Parrot Blogger - Sam Williams

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Sam received support from the World Parrot Trust to research the Yellow-Shouldered Amazons on Bonaire.

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December 19 2011

Even Fat Parrots Need Help

by Sam Williams


Unlike Fat Sally, Kota had never tried to convince himself that he had big bones. He had tried to hide his growing proportions, but it was clear to him that he was getting fat. He took to sitting with his feathers fluffed up all the time. It was a bit like wearing ever-baggier T-shirts and yes it sort of worked, at first.

It wasn’t long though before his growth was so considerable that bare skin emerged from between his dull feathers. The low slung under carriage that drooped between his legs grew and grew, as did “the padding” on his hips. Soon he altogether stopped looking like a parrot and started looking rather more like a giant bell.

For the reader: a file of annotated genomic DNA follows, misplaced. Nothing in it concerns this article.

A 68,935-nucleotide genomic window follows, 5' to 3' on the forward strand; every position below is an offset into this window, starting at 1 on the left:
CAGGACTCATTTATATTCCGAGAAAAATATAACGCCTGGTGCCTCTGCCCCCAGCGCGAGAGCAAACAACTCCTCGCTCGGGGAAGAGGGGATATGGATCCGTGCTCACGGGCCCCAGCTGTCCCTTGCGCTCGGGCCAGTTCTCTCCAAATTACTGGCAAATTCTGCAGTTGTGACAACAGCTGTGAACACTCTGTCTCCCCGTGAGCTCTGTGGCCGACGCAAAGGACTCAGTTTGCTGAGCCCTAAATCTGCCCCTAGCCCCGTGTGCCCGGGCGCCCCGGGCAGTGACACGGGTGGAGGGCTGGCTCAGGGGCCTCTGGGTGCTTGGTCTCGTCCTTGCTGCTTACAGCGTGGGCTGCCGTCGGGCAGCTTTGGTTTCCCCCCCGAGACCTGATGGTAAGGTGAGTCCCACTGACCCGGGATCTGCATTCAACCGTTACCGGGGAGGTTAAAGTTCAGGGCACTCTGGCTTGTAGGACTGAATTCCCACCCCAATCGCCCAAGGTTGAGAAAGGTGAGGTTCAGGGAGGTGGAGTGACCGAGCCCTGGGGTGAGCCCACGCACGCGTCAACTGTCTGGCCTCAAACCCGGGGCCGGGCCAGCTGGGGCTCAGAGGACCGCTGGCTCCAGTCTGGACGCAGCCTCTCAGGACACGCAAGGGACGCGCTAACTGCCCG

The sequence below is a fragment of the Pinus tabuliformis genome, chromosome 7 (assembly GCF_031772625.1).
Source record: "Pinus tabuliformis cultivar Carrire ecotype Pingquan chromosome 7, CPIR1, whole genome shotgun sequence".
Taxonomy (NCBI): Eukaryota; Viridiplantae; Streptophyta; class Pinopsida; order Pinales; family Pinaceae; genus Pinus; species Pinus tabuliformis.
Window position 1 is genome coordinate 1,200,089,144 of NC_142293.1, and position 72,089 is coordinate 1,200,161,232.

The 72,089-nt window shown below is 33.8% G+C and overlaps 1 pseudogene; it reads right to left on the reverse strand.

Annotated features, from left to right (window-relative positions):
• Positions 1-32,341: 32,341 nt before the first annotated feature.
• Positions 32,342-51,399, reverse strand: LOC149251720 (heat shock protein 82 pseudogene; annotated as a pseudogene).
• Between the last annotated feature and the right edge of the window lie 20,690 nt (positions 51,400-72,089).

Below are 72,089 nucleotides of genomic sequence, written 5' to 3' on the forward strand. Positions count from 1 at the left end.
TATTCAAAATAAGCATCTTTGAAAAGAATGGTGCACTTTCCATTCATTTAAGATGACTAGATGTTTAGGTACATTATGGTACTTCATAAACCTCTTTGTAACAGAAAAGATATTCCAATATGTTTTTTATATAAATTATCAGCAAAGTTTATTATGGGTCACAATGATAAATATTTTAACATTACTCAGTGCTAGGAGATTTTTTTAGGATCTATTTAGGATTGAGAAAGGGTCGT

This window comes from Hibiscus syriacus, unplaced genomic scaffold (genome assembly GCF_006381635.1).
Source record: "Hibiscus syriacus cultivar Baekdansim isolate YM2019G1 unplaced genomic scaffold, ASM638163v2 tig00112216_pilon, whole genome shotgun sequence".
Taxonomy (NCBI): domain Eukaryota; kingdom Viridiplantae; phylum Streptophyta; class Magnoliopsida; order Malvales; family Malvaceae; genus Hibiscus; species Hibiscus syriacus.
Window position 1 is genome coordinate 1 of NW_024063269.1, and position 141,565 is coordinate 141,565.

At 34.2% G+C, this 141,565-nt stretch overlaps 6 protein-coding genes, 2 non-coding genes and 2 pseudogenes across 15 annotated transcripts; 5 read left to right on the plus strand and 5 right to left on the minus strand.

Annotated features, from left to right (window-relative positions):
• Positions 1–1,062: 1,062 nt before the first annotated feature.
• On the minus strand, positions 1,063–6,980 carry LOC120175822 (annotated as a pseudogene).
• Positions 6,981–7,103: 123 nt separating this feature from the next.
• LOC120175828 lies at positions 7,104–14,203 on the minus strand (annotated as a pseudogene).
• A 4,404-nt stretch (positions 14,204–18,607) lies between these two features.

Kota was fat, it was obvious and he didn’t like it. His liver too was in terrible shape, possibly worse then an alcoholics he said. Sadly poor Kota was powerless to do anything about it. All he was fed were those delicious, oily and addictive sunflower seeds. They were like a dieters nightmare encased in a cute black and white striped suit. It goes without saying that Kota’s living conditions were so diabolical that there was never a hope of him getting exercise.

It was as though Kota came from Houston. He ate too much fatty food and he never got any exercise. This situation is unfortunately normal for many people in Houston and it is normal for many parrots on Bonaire. Kota weighed about twice the weight he should have. So it was like a handsome Spanish man who might typically weigh 75 kgs (150lbs) actually weighing 150kgs or 300lbs.